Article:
In addition to tracking these core health indicators, health centers also report data by race and ethnicity on low birth weight, diabetes and hypertension to track our progress in eliminating disparities in health outcomes.
Here’s what we’ve learned in preliminary findings from the 2008 data:
These gains move us in the right direction, but I intend to push ahead forcefully with additional, continuing quality improvements during my term.
Minority Americans are about 70 percent of patients cared for annually by our Ryan White grantees. African Americans represent almost half of all clients; Hispanic Americans make up about a fifth of the total.
A few days ago President Obama signed the latest extension of the Ryan White Program, its fourth since the act was created 19 years ago. At the signing ceremony, he noted that the program “helps communities that are … often least served by our health care system, including minority communities.”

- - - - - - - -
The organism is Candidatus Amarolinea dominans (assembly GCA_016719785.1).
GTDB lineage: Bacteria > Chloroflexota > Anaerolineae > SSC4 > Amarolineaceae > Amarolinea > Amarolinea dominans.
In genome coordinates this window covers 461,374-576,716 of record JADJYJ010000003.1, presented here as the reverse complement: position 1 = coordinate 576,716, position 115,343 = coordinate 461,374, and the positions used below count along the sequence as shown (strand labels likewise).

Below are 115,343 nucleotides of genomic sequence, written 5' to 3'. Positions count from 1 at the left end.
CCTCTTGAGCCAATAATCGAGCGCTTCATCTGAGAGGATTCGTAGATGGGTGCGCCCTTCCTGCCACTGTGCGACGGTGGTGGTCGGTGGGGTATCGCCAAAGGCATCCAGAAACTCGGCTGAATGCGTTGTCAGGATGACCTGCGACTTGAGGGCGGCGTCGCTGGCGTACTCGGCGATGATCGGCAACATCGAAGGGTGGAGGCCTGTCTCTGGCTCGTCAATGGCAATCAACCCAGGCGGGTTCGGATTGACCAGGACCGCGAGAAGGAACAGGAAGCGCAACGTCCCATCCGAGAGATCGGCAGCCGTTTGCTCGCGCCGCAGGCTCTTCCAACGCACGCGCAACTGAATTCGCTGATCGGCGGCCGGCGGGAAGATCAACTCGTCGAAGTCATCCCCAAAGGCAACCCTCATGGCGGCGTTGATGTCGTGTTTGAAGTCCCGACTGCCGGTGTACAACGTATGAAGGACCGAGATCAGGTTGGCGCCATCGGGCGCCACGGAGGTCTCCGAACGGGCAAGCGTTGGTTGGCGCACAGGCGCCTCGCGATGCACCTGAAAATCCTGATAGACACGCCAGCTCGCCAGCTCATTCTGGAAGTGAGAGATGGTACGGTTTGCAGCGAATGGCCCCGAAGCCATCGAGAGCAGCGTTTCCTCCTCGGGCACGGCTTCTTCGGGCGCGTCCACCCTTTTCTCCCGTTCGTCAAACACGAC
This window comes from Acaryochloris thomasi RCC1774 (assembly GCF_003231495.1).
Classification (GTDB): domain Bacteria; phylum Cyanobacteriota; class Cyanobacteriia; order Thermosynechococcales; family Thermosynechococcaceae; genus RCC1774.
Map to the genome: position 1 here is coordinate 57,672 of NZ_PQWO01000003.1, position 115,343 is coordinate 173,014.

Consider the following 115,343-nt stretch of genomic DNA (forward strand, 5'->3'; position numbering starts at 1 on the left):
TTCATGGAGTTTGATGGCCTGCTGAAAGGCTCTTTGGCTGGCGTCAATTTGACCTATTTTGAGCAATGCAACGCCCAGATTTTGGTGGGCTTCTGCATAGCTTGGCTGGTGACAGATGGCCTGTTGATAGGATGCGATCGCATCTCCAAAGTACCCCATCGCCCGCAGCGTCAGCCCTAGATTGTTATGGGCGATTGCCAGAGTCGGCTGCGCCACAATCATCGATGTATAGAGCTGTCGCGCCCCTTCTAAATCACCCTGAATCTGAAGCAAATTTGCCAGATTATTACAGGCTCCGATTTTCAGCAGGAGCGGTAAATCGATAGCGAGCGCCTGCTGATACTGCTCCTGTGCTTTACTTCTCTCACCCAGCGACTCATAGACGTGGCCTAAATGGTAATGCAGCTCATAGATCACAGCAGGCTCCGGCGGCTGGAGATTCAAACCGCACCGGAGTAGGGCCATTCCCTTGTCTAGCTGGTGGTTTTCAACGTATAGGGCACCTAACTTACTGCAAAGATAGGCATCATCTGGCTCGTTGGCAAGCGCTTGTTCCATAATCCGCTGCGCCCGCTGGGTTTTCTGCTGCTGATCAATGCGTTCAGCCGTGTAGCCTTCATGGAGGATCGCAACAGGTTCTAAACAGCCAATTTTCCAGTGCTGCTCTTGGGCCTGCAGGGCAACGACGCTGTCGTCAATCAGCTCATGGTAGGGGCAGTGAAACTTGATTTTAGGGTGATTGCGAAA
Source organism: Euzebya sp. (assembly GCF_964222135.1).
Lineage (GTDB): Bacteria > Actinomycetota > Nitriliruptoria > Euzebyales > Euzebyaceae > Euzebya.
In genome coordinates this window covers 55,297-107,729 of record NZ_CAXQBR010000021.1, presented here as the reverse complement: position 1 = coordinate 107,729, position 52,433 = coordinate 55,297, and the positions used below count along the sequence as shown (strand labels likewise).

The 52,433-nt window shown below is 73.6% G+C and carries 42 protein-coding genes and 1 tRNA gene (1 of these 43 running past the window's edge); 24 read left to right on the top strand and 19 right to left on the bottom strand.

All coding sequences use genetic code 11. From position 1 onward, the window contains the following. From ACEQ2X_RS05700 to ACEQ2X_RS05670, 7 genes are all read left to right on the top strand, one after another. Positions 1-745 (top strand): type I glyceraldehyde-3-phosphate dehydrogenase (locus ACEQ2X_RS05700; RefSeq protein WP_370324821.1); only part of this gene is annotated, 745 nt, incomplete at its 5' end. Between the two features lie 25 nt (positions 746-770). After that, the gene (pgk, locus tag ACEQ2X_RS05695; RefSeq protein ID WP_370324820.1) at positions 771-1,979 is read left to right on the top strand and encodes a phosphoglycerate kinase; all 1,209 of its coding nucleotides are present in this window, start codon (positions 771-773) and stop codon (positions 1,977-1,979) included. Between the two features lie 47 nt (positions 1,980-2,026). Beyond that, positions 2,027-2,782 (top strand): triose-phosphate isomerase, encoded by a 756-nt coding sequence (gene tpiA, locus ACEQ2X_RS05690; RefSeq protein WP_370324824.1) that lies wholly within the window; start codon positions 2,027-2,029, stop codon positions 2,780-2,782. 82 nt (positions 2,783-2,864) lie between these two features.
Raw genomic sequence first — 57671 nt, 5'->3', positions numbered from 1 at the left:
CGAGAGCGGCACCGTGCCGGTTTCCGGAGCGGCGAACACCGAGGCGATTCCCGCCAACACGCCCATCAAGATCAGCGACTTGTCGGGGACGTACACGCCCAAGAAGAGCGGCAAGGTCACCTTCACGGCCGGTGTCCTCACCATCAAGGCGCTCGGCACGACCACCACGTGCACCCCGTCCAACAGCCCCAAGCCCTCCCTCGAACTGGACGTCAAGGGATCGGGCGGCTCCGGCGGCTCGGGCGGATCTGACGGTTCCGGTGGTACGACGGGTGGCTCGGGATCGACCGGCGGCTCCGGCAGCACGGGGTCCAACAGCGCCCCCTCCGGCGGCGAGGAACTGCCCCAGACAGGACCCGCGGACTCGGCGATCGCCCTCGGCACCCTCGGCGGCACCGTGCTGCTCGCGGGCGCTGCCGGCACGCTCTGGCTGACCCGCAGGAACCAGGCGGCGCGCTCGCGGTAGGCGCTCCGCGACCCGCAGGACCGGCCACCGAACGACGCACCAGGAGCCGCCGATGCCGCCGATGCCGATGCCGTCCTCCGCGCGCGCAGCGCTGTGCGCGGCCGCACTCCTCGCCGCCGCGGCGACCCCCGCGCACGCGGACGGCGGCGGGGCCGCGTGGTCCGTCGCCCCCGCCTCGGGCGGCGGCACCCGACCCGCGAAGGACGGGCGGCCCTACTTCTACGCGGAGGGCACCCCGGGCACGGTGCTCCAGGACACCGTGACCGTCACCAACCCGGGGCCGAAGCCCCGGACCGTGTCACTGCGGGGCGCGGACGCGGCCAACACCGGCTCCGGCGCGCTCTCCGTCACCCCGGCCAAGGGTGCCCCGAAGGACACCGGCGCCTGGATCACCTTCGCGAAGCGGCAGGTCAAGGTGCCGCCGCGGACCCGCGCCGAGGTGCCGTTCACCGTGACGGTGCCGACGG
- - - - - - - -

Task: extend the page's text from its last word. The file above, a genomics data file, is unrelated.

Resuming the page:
In the Ryan White program, too, we’re involved deeply in quality improvements that will improve the care people receive. The previous reauthorization of Ryan White made client-level data reporting a requirement for the first time, and that requirement became a mandate for all grantees earlier this year.
Our grantees are in middle stages of this move to client-level data reporting, and we’re already starting to see how the new data can be used to make real program improvements. Now we can look at service utilization patterns to see how resources are allocated to meet the needs of clients. We can improve service linkages by checking on how referrals are being made and track how well clients are keeping to their treatment plans.